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What’s an O2 Sensor, and Why Should You Care?

O2 sensors are oxygen sensors. As the name implies, it senses the amount of oxygen that’s in a mixture of gas or liquid, such as the exhaust that might come out of your car. Learn more about O2 sensors below, including when to visit an auto repair shop for issues.

What Cars Have Oxygen Sensors, and Where Are They Located?

All cars that were manufactured after around 1980 contain at least one oxygen sensor. Typically, the O2 sensors are located in front of the catalytic converter and in the exhaust manifold of vehicles. Depending on the type and year of your vehicle, you may have between two and four oxygen sensors. The bulk of modern cars typically have four.

The Purpose of Oxygen Sensors

Oxygen sensors measure the ratio of oxygen to other elements within your vehicle’s emissions. If the ratio is outside of the normal expected range for a well-performing engine, the O2 sensor cause the check engine light or another dashboard indicator to come on. O2 sensors also offer feedback to the engine about the oxygen ratio, which can help the engine expend fuel in the most efficient manner possible given the mixture of gas you currently have in the car.

Why Can’t You Ignore O2 Sensors?

In most cases, when the O2 sensor has an issue, the check engine light goes off on your dashboard. But your vehicle is still operable. So, why can’t you ignore the O2 sensor and keep driving until something stops you? There are a number of reasons to visit a car repair shop when O2 sensors fail, including those below.

  • If your oxygen sensor really isn’t functioning, then your vehicle isn’t performing to maximum capability. Your engine could be pushing the wrong amount of fuel based on what mixture of gasoline is currently in the tank. At best, that could lead to lower efficiency when it comes to mileage per hour. At worst, it could lead to a polluted engine and eventually larger problems with the mechanics of your car.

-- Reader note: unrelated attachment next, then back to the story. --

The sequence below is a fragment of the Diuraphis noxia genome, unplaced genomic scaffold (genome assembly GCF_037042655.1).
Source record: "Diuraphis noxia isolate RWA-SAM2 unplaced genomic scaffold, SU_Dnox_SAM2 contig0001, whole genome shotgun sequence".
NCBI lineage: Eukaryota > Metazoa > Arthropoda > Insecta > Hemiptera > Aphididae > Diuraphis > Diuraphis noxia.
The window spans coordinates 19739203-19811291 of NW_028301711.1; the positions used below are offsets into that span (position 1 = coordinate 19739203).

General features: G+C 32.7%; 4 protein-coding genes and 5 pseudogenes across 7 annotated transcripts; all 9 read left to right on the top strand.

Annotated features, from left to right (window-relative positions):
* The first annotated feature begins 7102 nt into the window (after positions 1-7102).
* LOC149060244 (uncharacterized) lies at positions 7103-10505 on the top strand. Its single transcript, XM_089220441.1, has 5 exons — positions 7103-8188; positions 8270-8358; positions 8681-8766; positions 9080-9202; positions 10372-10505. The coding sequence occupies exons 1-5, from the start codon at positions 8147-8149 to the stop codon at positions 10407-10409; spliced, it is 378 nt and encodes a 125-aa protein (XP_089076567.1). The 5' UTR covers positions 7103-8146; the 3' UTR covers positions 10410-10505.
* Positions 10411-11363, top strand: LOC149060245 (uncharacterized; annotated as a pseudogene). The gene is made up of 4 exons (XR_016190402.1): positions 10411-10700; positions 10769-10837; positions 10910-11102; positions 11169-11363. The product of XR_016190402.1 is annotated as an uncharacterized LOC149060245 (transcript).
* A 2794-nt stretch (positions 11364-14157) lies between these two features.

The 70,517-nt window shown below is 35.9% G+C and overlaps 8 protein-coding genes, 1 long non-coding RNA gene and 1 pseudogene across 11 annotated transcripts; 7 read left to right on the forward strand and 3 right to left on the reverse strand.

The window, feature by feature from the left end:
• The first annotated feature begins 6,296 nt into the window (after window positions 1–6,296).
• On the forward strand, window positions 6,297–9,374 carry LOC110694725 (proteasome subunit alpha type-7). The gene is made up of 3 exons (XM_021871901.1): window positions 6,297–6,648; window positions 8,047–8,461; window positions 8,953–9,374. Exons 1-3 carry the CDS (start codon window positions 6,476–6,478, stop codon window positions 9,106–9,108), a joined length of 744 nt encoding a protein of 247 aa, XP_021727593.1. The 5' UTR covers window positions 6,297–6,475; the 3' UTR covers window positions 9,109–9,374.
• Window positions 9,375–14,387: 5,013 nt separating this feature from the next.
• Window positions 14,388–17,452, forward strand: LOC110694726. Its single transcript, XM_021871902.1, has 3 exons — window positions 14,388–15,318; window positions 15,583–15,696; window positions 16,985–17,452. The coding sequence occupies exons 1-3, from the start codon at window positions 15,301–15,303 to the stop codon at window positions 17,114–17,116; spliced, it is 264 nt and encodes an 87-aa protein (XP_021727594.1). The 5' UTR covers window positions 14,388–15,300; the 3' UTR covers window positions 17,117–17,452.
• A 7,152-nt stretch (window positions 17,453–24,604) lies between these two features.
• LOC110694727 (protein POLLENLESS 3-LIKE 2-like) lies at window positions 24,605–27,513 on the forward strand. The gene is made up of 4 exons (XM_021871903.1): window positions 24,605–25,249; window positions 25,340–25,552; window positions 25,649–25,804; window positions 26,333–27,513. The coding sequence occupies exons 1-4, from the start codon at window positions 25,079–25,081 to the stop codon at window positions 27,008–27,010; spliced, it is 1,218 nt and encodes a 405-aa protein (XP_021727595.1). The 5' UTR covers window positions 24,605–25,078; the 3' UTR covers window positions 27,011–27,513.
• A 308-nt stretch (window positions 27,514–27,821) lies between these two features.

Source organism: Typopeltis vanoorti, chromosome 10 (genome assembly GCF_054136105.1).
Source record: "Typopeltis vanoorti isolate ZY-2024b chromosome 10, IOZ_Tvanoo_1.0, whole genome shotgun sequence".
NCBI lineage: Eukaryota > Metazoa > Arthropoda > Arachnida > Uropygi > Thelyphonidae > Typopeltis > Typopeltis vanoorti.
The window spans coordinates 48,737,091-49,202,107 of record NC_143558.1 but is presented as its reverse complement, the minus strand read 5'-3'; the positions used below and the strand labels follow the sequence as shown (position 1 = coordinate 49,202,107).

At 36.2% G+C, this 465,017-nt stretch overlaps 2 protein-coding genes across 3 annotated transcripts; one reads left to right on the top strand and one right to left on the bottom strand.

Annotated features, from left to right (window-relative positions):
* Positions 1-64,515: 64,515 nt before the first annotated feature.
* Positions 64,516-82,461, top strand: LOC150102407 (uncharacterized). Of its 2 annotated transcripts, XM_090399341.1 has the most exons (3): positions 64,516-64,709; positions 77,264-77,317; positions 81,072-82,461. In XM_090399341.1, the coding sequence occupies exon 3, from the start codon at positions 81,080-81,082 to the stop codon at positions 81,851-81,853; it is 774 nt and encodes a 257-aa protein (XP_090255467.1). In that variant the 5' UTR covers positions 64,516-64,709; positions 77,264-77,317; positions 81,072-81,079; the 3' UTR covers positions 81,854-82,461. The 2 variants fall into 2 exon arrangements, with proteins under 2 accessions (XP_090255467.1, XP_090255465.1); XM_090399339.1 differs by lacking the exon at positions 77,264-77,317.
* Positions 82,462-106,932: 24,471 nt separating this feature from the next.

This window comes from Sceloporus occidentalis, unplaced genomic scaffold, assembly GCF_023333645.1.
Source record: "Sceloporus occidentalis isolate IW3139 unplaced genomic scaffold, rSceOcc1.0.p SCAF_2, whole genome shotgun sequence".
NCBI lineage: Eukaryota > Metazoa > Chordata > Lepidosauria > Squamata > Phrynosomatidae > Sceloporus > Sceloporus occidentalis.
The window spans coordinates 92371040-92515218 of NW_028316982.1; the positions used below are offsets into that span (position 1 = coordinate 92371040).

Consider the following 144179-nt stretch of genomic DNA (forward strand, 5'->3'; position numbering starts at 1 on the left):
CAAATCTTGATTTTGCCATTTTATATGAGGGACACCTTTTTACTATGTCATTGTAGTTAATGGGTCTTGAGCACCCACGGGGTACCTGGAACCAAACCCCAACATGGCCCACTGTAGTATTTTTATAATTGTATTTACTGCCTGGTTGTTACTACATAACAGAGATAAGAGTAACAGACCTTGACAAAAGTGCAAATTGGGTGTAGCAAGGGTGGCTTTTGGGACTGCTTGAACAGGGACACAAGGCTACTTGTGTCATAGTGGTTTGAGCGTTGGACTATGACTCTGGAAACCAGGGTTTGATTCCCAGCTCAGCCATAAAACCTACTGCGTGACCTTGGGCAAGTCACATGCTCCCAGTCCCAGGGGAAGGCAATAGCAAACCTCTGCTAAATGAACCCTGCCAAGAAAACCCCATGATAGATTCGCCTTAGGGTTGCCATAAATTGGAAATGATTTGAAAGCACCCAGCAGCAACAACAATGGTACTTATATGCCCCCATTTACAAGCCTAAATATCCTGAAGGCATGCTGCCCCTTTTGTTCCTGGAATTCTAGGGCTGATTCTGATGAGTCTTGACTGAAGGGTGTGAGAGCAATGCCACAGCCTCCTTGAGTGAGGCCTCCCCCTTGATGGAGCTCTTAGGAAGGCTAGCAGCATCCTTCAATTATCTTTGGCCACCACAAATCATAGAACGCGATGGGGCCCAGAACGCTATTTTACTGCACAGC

• An O2 sensor code could interfere with safety systems. In some vehicles, when the check engine light comes on, certain other systems stop working automatically. For example, in some Toyota 4Runners, the check engine light often shows up along with the TRAC OFF and VSC OFF indicators. That can make your vehicle more difficult to drive. 
  • A faulty O2 sensor could impact your next vehicle inspection. In states with emissions laws, an O2 sensor that doesn’t work or that’s throwing a code can cause you to fail an inspection. That’s because it indicates that something could be wrong with your emissions or that your emissions aren’t being properly regulated by the vehicle itself. If you show up for inspection with a faulty O2 sensor, you’ll likely have to replace it and get the issue fixed before you can get re-inspected and approved for a sticker.

A car repair shop can run a diagnostic on your car to find out exactly what is causing your check engine light to come on. And if it’s the O2 sensor, it’s usually a pretty quick and relatively affordable auto repair job, which means your vehicle will be back on the road and running well again in no time.

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